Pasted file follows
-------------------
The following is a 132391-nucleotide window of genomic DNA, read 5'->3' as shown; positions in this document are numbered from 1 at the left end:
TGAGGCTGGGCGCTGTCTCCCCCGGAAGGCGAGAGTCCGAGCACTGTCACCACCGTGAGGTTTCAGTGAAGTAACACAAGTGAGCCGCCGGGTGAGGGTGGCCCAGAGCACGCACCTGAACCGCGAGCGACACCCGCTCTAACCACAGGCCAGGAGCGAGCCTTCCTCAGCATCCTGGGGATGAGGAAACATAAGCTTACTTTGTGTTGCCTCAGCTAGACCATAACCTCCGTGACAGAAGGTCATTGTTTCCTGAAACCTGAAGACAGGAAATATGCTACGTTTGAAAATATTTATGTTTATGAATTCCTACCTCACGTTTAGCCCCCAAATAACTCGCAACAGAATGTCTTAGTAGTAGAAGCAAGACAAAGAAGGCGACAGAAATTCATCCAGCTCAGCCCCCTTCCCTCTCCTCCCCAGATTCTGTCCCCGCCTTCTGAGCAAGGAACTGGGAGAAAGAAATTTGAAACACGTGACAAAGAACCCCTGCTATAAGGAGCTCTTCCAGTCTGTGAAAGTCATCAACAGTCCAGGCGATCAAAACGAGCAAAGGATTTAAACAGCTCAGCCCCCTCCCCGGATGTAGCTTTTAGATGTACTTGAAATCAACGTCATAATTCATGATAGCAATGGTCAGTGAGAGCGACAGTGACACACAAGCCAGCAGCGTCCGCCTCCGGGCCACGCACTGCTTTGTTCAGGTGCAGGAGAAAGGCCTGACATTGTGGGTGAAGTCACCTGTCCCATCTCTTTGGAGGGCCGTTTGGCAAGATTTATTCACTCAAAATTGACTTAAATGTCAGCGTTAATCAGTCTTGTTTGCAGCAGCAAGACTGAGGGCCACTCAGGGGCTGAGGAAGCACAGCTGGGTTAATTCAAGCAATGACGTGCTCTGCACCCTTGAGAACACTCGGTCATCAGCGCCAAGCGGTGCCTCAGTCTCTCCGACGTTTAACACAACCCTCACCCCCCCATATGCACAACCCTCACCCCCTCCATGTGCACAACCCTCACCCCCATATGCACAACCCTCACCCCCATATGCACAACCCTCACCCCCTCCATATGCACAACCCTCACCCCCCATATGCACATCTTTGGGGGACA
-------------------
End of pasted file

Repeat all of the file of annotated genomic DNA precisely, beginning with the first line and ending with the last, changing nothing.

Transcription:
The following is a 132391-nucleotide window of genomic DNA, read 5'->3' as shown; positions in this document are numbered from 1 at the left end:
TGAGGCTGGGCGCTGTCTCCCCCGGAAGGCGAGAGTCCGAGCACTGTCACCACCGTGAGGTTTCAGTGAAGTAACACAAGTGAGCCGCCGGGTGAGGGTGGCCCAGAGCACGCACCTGAACCGCGAGCGACACCCGCTCTAACCACAGGCCAGGAGCGAGCCTTCCTCAGCATCCTGGGGATGAGGAAACATAAGCTTACTTTGTGTTGCCTCAGCTAGACCATAACCTCCGTGACAGAAGGTCATTGTTTCCTGAAACCTGAAGACAGGAAATATGCTACGTTTGAAAATATTTATGTTTATGAATTCCTACCTCACGTTTAGCCCCCAAATAACTCGCAACAGAATGTCTTAGTAGTAGAAGCAAGACAAAGAAGGCGACAGAAATTCATCCAGCTCAGCCCCCTTCCCTCTCCTCCCCAGATTCTGTCCCCGCCTTCTGAGCAAGGAACTGGGAGAAAGAAATTTGAAACACGTGACAAAGAACCCCTGCTATAAGGAGCTCTTCCAGTCTGTGAAAGTCATCAACAGTCCAGGCGATCAAAACGAGCAAAGGATTTAAACAGCTCAGCCCCCTCCCCGGATGTAGCTTTTAGATGTACTTGAAATCAACGTCATAATTCATGATAGCAATGGTCAGTGAGAGCGACAGTGACACACAAGCCAGCAGCGTCCGCCTCCGGGCCACGCACTGCTTTGTTCAGGTGCAGGAGAAAGGCCTGACATTGTGGGTGAAGTCACCTGTCCCATCTCTTTGGAGGGCCGTTTGGCAAGATTTATTCACTCAAAATTGACTTAAATGTCAGCGTTAATCAGTCTTGTTTGCAGCAGCAAGACTGAGGGCCACTCAGGGGCTGAGGAAGCACAGCTGGGTTAATTCAAGCAATGACGTGCTCTGCACCCTTGAGAACACTCGGTCATCAGCGCCAAGCGGTGCCTCAGTCTCTCCGACGTTTAACACAACCCTCACCCCCCCATATGCACAACCCTCACCCCCTCCATGTGCACAACCCTCACCCCCATATGCACAACCCTCACCCCCATATGCACAACCCTCACCCCCTCCATATGCACAACCCTCACCCCCCATATGCACATCTTTGGGGGACA